Man using smartphoneEarlier this week, Connecticut Governor Dannel P. Malloy signed a law to protect prospective and current employees from employer interference with their “personal online accounts.” The new law, which will take effect on October 1, 2015, defines personal online accounts to include any online account used by a prospective or current employee exclusively for personal … Continue Reading

New Montana Law Protects Employee Social Media Accounts

Man using smartphoneYesterday, Montana became the twentieth state to enact a law protecting employees from employer interference with personal social media accounts.  The law, which takes effect immediately, prohibits employers from requiring or requesting that a current or prospective employee: disclose a username or password to his or her personal social media account; access a personal social … Continue Reading

Maryland Passes Bill Protecting Interns From Employment Discrimination

On April 14, 2015, an act protecting interns in Maryland from employment discrimination officially became law. As of October 1, 2015, employers are prohibited from discriminating against interns with respect to the terms, conditions or privileges of their internships (including offering and terminating internships), on the basis of the individual’s race, color, religion, sex, age, … Continue Reading

Virginia’s Social Media Law Continues Growing Trend

Man using smartphoneVirginia is now the nineteenth state to provide increased social media protections to prospective and current employees, joining Arkansas, California, Colorado, Illinois, Louisiana, Maryland, Michigan, Nevada, New Hampshire, New Jersey, New Mexico, Oklahoma, Oregon, Rhode Island, Tennessee, Utah, Washington, and Wisconsin. Effective July 1, 2015, Virginia’s law will prohibit an employer from requiring a prospective … Continue Reading

Third Circuit Nixes EEOC Retaliation Suit

Last week, in Equal Employment Opportunity Commission (“EEOC”) v. Allstate Insurance Co., No. 2-01-cv-07402 (3d Cir. Feb. 13, 2015), the Third Circuit affirmed that the defendant did not violate federal anti-retaliation laws by offering thousands of terminated at-will employees the opportunity to continue working as independent contractors in exchange for signing a release. By way … Continue Reading

No End In Sight For Wave of Paid Family and Sick Leave Laws

Employers have been scrambling to keep up with the multitude of paid sick leave laws that were passed in the last several years.  These laws vary by jurisdiction and often can’t be easily reconciled into a uniform policy — an issue for multi-state employers.  As reported in today’s New York Times, President Obama is asking … Continue Reading

The Top 10 Trends in New Jersey Employment Law in 2014

2014 was another busy year for developments in New Jersey employment law, including in ten key areas—whistleblowing, pre-employment inquiries/background checks, amendments to the Law Against Discrimination (“LAD”), LAD litigation, wage and hour, the Family Medical Leave Act, sick leave, states of emergency, arbitration, and “unemployment discrimination.”  Read our Top 10 newsletter to learn more about … Continue Reading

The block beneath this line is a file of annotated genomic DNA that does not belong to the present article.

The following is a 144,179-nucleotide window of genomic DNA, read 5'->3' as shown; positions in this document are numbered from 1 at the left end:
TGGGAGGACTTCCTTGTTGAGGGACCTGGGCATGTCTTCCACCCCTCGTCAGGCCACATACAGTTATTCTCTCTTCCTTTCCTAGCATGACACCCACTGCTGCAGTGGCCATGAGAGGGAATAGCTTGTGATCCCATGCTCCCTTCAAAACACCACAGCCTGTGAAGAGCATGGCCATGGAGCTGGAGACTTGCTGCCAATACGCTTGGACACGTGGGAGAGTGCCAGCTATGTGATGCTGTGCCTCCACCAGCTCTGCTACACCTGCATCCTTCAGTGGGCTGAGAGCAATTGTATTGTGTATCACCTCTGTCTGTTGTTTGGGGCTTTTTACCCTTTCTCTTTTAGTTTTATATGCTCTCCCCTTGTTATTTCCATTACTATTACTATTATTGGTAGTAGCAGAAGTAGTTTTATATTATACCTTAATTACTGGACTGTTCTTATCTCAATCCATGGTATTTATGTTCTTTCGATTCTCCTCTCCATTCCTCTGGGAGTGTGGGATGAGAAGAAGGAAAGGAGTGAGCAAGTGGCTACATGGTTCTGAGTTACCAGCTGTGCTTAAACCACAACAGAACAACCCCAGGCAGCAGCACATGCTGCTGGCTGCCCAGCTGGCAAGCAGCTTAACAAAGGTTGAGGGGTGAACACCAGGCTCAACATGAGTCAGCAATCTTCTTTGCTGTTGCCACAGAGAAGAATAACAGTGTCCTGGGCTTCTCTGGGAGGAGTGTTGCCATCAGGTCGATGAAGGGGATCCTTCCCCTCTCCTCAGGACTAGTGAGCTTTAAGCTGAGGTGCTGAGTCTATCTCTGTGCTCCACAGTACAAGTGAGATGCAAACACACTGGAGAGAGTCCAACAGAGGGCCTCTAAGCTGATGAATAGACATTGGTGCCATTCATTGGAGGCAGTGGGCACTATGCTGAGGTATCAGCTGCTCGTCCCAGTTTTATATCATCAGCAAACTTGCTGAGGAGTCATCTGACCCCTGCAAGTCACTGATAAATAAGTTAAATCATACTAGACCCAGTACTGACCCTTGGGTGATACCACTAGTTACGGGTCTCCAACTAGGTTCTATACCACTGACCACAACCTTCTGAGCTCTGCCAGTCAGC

Prince George’s County “Bans the Box”

Add another locality to the growing list that have “banned the box” for private employers.  Starting January 20, 2015, employers with at least twenty-five full-time employees in Prince George’s County (MD) can no longer ask applicants about their criminal records on employment applications (i.e., banning the box) or through another medium (such as a consumer … Continue Reading

In The Eleventh Circut, Employers Can Terminate “Protected” Employees For Poor Performance And Violation Of Company Policy

On December 4, 2014, the U.S. Court of Appeals for the Eleventh Circuit upheld summary judgment in favor of an employer against a pregnant employee who had requested FMLA, who was told by her direct supervisor “that [her] pregnancy was affecting [her] effectiveness” and who had complained about this to the employer’s Ethics Hotline. In … Continue Reading

San Francisco Issues Guidance for Employers and Contractors on Fair Chance Ordinance

San Francisco has posted FAQs explaining key provisions of the city’s so-called Fair Chance Ordinance (“Ordinance”), which took effect on August 13, 2014.  The Ordinance “bans the box,” prohibiting most private employers and contractors in the city from asking job applicants about their criminal histories until after the first interview or following a conditional offer … Continue Reading

Montgomery County “Bans the Box”

Montgomery County, Maryland is the latest jurisdiction to “ban the box” by prohibiting private employers from making criminal inquiries on the initial employment application. Montgomery’s new law takes effect on January 1, 2015 and applies to employers with 15 or more full-time employees in the County.  The law covers applicants seeking paid employment or vocational … Continue Reading

D.C. Prepares a Holiday “Gift” for Employers – the Wage Theft Prevention Amendment Act of 2014

Washington, D.C. Mayor Vincent Gray quietly signed an amendment to the Wage Theft Prevention Act which will likely take effect in mid-December 2014 – just in time for the holidays.  The amended Act will significantly expand D.C. employers’ obligations to employees, including comprehensive new pay notice requirements for all existing employees and new hires going … Continue Reading